posted by Jeff Watkins at 10:39 PM


Anonymous Michelle said...

You know what I thought of when I read this? You guessed it - High Fidelity, the movie. I don't know if I could ever come up with this kind of list... It's very in depth...

I like your list...although, I am sure I have never heard all the songs on these albums, if any on a couple of the albums. Perhaps I may one day try to hear all the songs or perhaps even purchase a few of them...

The very first cd I bought was The Beach Boys' Endless Summer from The Record Exchange. It was $11.99. I don't remember how old I was. I was probably 11 or 12.

I see you don't have any country albums up here. (lol) I wonder why? hmmm...

10:38 AM  
Blogger Chase said...

Jeff, I know that when you write a post like this it takes time, effort and energy and that you hope for some response. some comments. Well, I can't give you everything that you want but i can give a lengthy comment that appears to be significant when you first open this comment window. All i can offer is quantity of words, not necessarily quality.

I appreciate every list like this that you make. or that anyone makes but it's rare that anyone makes such a list in the real world. Be my DJ Rob???

I am required by my conscience to respond to such a post for two reasons. It is heartbreaking to expend your energy on writing something like this only for it to sit here like it would sit in your notebook. Also, more particularly, because I am always working on lists like this and someday will post that mythical top 250. I expect in depth and thorough comments when i write that. at least from you.

This post inspired me to actually finish up some lists that I've been working on. This is one of the better types of music related list, to gauge value by how it personally effects you. I am inspired as such that I will follow your model and compose a similar list in the upcoming days.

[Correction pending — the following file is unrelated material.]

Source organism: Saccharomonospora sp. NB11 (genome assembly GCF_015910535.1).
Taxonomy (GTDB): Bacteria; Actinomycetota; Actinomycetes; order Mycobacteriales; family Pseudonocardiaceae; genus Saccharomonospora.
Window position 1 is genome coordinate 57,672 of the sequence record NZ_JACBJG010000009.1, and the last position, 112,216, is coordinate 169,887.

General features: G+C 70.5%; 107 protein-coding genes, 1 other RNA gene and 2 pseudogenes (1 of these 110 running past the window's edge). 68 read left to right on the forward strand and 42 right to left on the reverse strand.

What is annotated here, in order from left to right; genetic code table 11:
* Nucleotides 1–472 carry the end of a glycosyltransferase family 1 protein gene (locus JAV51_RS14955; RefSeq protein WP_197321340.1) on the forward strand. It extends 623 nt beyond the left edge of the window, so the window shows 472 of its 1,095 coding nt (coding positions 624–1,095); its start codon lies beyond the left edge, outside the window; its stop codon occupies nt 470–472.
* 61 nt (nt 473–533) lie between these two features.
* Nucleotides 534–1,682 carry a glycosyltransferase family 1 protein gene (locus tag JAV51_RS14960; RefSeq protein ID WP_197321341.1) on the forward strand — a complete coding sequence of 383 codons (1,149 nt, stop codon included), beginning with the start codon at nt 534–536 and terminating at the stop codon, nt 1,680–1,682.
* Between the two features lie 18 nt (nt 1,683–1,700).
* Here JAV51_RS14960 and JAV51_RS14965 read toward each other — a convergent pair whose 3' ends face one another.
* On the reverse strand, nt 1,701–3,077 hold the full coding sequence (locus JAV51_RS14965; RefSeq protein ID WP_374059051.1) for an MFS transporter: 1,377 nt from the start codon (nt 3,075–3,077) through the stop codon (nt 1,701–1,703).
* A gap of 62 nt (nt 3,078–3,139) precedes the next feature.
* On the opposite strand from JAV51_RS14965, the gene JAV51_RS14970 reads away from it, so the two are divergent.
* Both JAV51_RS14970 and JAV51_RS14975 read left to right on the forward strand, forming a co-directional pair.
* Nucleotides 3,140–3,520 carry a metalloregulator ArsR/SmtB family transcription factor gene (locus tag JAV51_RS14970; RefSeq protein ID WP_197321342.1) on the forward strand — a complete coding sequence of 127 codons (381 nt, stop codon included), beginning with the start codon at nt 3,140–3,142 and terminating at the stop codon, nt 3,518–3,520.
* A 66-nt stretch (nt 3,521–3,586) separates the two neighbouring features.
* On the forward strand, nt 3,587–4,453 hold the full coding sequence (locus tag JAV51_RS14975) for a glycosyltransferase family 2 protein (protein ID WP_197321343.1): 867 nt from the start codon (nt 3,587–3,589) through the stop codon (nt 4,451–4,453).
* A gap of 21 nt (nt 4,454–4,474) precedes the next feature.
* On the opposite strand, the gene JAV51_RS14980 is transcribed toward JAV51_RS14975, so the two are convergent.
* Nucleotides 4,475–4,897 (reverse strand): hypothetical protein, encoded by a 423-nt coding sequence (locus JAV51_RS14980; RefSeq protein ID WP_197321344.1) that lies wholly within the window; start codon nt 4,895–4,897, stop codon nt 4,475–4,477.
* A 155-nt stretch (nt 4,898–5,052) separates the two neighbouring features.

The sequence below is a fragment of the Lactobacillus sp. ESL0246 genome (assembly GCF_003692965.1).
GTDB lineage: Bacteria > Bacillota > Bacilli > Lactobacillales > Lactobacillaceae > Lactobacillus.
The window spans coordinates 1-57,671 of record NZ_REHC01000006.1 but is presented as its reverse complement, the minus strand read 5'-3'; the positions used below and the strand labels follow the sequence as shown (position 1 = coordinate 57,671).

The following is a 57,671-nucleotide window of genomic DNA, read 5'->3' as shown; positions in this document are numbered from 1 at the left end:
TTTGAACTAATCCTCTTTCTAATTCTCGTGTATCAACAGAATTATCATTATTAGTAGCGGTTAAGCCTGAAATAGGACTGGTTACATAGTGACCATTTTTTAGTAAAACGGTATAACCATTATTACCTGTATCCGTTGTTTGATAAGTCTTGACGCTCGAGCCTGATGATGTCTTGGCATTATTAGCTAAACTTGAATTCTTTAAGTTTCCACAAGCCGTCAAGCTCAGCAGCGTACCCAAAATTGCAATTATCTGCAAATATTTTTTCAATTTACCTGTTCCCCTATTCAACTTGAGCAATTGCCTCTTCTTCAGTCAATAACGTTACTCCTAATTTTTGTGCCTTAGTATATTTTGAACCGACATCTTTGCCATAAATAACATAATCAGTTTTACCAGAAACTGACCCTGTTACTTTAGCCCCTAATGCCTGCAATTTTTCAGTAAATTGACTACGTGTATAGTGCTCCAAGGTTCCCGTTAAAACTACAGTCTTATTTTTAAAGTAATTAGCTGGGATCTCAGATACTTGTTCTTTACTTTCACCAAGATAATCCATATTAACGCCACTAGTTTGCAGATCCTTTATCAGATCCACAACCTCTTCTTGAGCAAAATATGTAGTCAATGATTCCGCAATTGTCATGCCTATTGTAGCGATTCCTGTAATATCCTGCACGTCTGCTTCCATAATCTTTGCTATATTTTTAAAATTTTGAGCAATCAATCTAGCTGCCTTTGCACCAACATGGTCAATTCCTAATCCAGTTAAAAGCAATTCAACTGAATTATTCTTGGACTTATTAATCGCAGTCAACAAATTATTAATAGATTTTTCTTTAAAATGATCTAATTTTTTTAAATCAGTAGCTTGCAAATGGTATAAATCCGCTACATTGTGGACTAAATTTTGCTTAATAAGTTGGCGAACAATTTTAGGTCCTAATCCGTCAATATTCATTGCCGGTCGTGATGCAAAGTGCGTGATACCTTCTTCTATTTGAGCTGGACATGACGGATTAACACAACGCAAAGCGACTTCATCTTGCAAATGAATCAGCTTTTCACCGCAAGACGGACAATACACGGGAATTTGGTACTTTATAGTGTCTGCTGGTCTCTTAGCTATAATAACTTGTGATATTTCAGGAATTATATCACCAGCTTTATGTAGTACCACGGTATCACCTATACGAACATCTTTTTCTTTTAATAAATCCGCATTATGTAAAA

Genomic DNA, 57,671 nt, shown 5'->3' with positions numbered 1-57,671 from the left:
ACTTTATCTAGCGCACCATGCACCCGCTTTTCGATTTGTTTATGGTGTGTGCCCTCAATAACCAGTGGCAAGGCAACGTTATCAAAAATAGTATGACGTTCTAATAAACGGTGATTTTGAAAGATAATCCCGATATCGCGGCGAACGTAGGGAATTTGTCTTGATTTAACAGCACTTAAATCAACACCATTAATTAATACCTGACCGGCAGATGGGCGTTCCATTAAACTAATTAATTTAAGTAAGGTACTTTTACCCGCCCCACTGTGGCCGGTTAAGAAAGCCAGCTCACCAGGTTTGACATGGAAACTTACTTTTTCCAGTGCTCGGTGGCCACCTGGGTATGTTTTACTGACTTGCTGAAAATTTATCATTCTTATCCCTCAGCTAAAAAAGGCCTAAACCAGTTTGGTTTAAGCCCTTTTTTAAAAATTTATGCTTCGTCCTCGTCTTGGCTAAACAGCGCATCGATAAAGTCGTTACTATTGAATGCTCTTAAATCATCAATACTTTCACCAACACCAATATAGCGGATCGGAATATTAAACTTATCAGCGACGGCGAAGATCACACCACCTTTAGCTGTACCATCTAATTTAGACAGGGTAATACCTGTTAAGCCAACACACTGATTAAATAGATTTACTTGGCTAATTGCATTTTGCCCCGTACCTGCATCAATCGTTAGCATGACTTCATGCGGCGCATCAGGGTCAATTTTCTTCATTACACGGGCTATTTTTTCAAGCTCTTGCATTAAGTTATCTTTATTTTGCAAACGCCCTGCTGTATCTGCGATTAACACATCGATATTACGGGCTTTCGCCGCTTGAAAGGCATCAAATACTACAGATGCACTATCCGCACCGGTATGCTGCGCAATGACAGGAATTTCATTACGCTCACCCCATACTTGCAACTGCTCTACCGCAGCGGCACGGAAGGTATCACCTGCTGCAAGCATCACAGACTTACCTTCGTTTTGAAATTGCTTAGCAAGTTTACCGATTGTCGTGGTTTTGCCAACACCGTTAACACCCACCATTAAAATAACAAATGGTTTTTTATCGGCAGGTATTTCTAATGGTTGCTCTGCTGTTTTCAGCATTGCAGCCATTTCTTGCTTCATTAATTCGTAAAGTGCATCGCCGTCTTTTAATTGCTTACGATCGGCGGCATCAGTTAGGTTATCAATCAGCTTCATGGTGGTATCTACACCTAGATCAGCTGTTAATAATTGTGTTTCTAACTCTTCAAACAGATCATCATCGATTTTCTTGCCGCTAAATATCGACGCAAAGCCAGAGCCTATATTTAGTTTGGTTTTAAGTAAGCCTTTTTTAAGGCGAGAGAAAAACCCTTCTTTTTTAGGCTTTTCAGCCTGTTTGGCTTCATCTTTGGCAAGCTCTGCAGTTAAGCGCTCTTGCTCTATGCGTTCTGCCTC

even if for your eyes only...

P.S. I think it's brave of you to list Tears for've come a long way in your understanding and evaluation of music. Peace.

1:12 PM  
Blogger Chase said...

you will hear more from me later.

and i miss having conversations like this in person with you.

when shall we schedule our tellytime this week?

run after me,

1:15 PM  
Blogger Sarah said...

CFJ, I'm glad to see I'm not the only one who catches the Nick Hornby reference that is your life (read the book, much better than the movie...triple promise).

So, my list? (In no particular order) August and Everything After, Counting Crows; Jars of Clay, Jars of Clay (first cd I ever owned); Transatlanticism, Death Cab for Cutie; The Best of Simon and Garfunkel, Simon and Garfunkel; The I Know More Songs Than You Do Mix, Various Artist. Three of them have impacted my writing in major ways, and the other two affected life in general...

9:40 PM  
Blogger Freezer said...

i'm jealous because i'm no good at making lists like this. i'm totally with you on the boys II men album and the moon is down. the first cd i ever bought was jars of clay jars of clay as well. pre-cd though, my favorite band was degarmo & key. i wore my tape of the pledge out.

9:37 AM  
Anonymous ~*Mickie*~ said...

Wow, what a list. I definitely HAVE to listen to some more FSF now... and the inclusion of Boyz II Men II makes tears come to my eyes... oh the memories... I still have that album on cassette tape, actually, lol. I can listen to it over and over again... maybe I should give The Beatles' Revolver a listen too... my friend Katie would definitely approve. ;) Thanks, Jeff.

4:18 PM  

Post a Comment

<< Home